Jeep Compass Trailhawk long term review, second report

Jeep Compass Trailhawk long term review, second report

12th Mar 2020 9:00 am

A good companion for great drives on bad roads.

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Mahabaleshwar just after the monsoons is simply heaven. Trouble is, the roads that take you there are simply hell, and, until early this year, they hadn’t been repaired. Last year’s prolonged monsoon relentlessly hammered the roads leading up to the hill station and the final 20km Panchgani-Mahabaleshwar stretch had potholes large enough to be seen from outer space. The road up from the western side, via Poladpur, is even in more of a shambles, but it’s shorter, prettier, and has very little traffic. But because of its pathetic conditions, and the long and winding 40km Ambenali Ghat, it’s a road less taken. For the average family, it’s a harrowing climb and not a fun way to kick off a long weekend break. Fun, however, is subjective. It’s fun when you have something that can flatten every bump, cushion you from every pothole, and stay stoically impervious to the surface beneath you. That’s exactly what our long-term Jeep Compass Trailhawk does, and that’s exactly why it’s been my car of choice for three consecutive Mahabaleshwar trips in two months. The route? For me, it’s always via Poladpur, because it’s 30km shorter from Mumbai, and on the picturesque Ambenali Ghat, I have the road (or whatever’s left of it) all to myself.

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High Suspension: Beefy suspension is unaffected by the worst of roads.

Driving the Trailhawk in Mumbai, the suspension feels a touch stiff and lacks the suppleness of other soft-roaders, but show it a bad patch of road and the Jeep feels right at home. In fact, the more dire the road gets, the better the Compass feels. You don’t have to slow down for anything; the long travel suspension with beefy dampers soaks up everything thrown at it.

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Feeling Lazy: Slow-witted 9-speed gearbox blunts overtaking capability.

A side benefit of the Compass’s stop-for-nothing ability I discovered is that it makes overtaking on the narrow mountain road much easier. When the bus or truck in front of me is forced to slow down to tip-toe over a destroyed stretch of tarmac, that’s my cue to pull out from behind and accelerate past. No need to honk, no need to wait for the driver to pull over and give way – all I have to do is rely on the countless potholes which act as brakes for other vehicles. And that’s just as well because I also discover one of the flaws of the Compass Trailhawk – its sluggish 9-speed gearbox, which blunts performance and makes overtaking in normal circumstances a planned affair. Put your foot down and it takes some time for the transmission to react. Upshifts too are quite leisurely. In frustration, I take control and flick the lever left, to ‘plus minus’, manually (there are no paddleshifters), but even then, the upshifts, especially near the redline, aren’t instantaneous. I find it better to leave the lever in ‘D’ as the gearshifts are fastest in auto mode.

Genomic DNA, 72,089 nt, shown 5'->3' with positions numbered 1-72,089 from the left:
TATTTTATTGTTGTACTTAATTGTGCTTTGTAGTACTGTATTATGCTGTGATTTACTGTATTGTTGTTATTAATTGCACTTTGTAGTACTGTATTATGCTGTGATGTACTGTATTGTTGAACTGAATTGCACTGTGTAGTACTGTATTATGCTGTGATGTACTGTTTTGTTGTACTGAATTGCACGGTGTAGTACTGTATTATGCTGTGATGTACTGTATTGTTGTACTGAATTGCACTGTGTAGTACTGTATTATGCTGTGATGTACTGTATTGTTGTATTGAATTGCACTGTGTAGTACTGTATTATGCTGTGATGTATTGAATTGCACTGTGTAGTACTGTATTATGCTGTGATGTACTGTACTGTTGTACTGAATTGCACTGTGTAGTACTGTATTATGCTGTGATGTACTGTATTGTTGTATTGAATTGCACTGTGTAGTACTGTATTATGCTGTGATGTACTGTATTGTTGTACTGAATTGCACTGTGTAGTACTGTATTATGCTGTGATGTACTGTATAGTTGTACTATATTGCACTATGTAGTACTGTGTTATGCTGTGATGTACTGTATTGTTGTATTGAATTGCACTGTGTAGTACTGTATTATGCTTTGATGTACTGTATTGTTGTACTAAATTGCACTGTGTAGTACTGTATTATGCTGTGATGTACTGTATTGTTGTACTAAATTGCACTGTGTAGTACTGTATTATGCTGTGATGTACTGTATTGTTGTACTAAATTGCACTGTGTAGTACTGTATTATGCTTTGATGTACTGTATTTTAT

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DEF Handling: AdBlue tank needs replenishment after 7,000km.

On the old Mumbai-Goa highway – which is a single lane for the most part – it’s best to avoid tightly timed overtaking manoeuvres and leave a margin for the gearbox to do its bit. This means waiting for a big enough gap in oncoming traffic, and while that does slow you down a bit, once you adjust to the gearbox’s lazy responses, you can build a nice relaxed rhythm. Cruising in 9th gear equates to 1,600rpm at 100kph and there’s enough torque to keep the momentum going. Fuel consumption on the Mumbai to Mahabaleshwar run, which involved a spirited blast on the ghats, equated to 8.58kpl which is a bit on the high side. Overall consumption for this stint which included three Mahabaleshwar round trips and lots of running in and around town was 9.8kpl. What was surprising though is the rate at which ‘AdBlue’ or Diesel Emission Fluid (DEF) was consumed. All BS6 diesels that come with Selective Catalytic Reduction (SCR) technology need DEF to neutralise emissions, and hence a tank to store it. AdBlue needs to be constantly replenished – every 10,000km or so – but on the Trailhawk, the DEF low warning light flashed after just 7,000km. It’s quite easy to get it topped up, but now knowing the short refill intervals, it’s safer to carry a can of the liquid in the car.

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On A Perch: High seating position and good visibility a boon on bad roads.

With four-laning work on the old Mumbai-Goa highway still unfinished and countless diversions off-road as a result, and large stretches of the Ambenali Ghat in a permanent state of disrepair, the battle-ready Compass is a perfect companion for the next Mahabaleshwar sortie, which given the cool weather, will be very soon.

Also see:

Jeep Compass Trailhawk long term review, first report

Fact File
Distance covered 9000km
Price when new Rs 26.80 lakh (ex-showroom, pan-India)
Test economy 9.8kpl (overall, this month)
Maintenance costs None
Faults None
Previous Report October 2019
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